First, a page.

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U.S. Gambles with Legacy Telecom Policies

TelecomTV has a very informative interview with Simon Torrance of STL Partners, on a topic entitled "The Web 2.0 Threat " -- discussing the results that uncovers globally, and across functional organizations, telco constituents are frustrated that they're (collectively) puzzled by what their customers want, and where their business should be heading.

The collective assessment exposes a major difference between how the telco sector will evolve in the European and U.S. markets. The implication: the U.S. government, specifically the Justice Department and the FCC, have essentially taken the approach of allowing industry consolidation that has recreated dominant monolithic companies -- AT&T and Verizon -- that are structurally best suited to the dynamics of a bygone era.

If you believe, as I do, that the forward-looking economic viability of a nation is undeniably tied to enabling an appropriately evolving presence within the global networked economy, then there's reasonable concern that the U.S. government has gambled with this country's future -- against the tide of informed professional opinion.

What's interesting about Mr. Torrance's commentary is they he is very careful in choosing his words to characterize the apparent crisis, both for telcos and national government policy, in a very diplomatic way. Clearly, it's difficult to deliver 'damning evidence' in a diplomatic way. Granted, he would prefer that the focus stays on the issues at hand, and not merely shooting the messenger.

While Mr. Torrance couched the focus of his study as "how do we make money in an IP-based world" -- I see this as a much bigger issue, which is "how can a nation ensure that it has both the IP infrastructure and e-commerce policies in place to remain globally competitive." Meaning, this issue is fundamentally much more significant than telco revenues and associated profit margins.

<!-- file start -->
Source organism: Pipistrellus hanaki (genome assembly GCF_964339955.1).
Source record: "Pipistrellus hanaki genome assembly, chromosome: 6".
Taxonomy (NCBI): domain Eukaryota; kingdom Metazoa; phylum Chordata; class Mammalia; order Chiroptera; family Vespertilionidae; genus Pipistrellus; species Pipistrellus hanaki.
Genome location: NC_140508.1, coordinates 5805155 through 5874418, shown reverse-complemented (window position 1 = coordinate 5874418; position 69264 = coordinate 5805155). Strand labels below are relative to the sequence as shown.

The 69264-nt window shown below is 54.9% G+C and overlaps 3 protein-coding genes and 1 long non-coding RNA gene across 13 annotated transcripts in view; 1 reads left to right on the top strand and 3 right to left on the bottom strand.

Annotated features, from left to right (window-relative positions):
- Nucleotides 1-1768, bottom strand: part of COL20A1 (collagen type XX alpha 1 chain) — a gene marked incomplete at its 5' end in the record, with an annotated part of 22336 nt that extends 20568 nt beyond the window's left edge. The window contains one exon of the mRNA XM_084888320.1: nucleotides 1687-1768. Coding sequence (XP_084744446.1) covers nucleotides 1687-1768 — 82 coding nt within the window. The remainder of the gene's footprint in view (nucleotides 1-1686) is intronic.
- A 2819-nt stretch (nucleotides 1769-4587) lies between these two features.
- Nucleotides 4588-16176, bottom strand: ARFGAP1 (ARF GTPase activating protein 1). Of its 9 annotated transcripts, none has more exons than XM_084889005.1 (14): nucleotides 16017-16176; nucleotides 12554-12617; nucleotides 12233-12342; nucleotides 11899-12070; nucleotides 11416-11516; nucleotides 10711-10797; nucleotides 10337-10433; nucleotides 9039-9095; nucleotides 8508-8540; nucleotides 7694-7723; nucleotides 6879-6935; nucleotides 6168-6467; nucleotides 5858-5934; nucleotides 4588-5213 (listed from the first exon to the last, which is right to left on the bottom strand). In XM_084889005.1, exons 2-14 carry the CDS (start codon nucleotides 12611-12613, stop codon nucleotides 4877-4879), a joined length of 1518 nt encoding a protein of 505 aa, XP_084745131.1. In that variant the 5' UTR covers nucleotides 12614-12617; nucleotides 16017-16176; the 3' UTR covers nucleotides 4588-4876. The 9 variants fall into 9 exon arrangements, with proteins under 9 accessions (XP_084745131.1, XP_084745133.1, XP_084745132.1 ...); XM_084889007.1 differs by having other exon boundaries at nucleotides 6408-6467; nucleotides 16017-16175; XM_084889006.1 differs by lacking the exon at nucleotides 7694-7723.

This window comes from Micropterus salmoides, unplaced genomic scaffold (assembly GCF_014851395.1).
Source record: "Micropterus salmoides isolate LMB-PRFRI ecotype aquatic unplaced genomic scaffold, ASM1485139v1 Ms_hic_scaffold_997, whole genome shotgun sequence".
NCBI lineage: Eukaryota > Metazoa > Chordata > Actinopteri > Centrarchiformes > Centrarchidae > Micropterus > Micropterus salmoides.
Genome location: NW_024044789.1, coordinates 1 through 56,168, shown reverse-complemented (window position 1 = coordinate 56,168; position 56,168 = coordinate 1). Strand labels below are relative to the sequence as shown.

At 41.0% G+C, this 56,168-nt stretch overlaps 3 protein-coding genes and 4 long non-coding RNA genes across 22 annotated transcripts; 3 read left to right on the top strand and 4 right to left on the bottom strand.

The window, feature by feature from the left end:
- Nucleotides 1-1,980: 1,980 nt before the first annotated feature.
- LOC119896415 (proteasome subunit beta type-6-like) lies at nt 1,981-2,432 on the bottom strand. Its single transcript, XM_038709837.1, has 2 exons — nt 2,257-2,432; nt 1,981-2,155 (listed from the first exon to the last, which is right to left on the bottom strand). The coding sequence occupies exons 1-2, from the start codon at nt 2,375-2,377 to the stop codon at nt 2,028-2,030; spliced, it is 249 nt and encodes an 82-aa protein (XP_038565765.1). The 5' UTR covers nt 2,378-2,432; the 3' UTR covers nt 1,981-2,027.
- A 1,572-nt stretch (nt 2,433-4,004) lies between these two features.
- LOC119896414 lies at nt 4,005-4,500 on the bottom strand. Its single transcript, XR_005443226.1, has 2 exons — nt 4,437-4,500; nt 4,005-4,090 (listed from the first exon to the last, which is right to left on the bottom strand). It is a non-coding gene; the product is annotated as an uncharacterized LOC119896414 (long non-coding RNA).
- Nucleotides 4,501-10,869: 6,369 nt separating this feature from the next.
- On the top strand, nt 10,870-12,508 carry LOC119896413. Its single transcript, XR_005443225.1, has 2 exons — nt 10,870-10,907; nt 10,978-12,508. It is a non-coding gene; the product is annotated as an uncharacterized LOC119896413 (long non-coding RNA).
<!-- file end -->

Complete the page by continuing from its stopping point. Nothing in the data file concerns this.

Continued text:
Again, the Internet is the underlying transport for e-commerce, in the same way that waterways, railways, highways and airports have been instrumental in national, regional and local economic development. That said, can the U.S. effectively compete with two large telecom players, who will be making choices that directly impact America's future role in the world?

Moreover, if it's true that the leadership and middle management of legacy telcos acknowledge that they're unaware of real customers needs, and therefore unable to decide how to meet those needs with products and services -- who is assessing that risk relative to the U.S. economy, and then guiding public policy accordingly?

It's not a rhetorical question, since I don't know the answer. We are left with that sinking feeling once again as Mr. Torrance concludes his remarks -- if hope isn't a strategy, then shouldn't the U.S. quickly develop a national telecom infrastructure policy, like other forward-looking nations?

When you place your bet on a couple of large contenders, shouldn't they understand their markets and be confident that they can sustain their business without regulatory protections. If that's simply not realistic, then wouldn't it be wise to spread the risk, and thereby ensure that the likelihood of sustainable competitiveness isn't such an unpredictable gamble?

What's to stop the U.S. government from forcing a structural separation, in anticipation and preparation that 'just in case' these monolithic U.S. companies make the wrong strategic choices, one or two misguided CEOs aren't in a position to unduly handicap the national economy?

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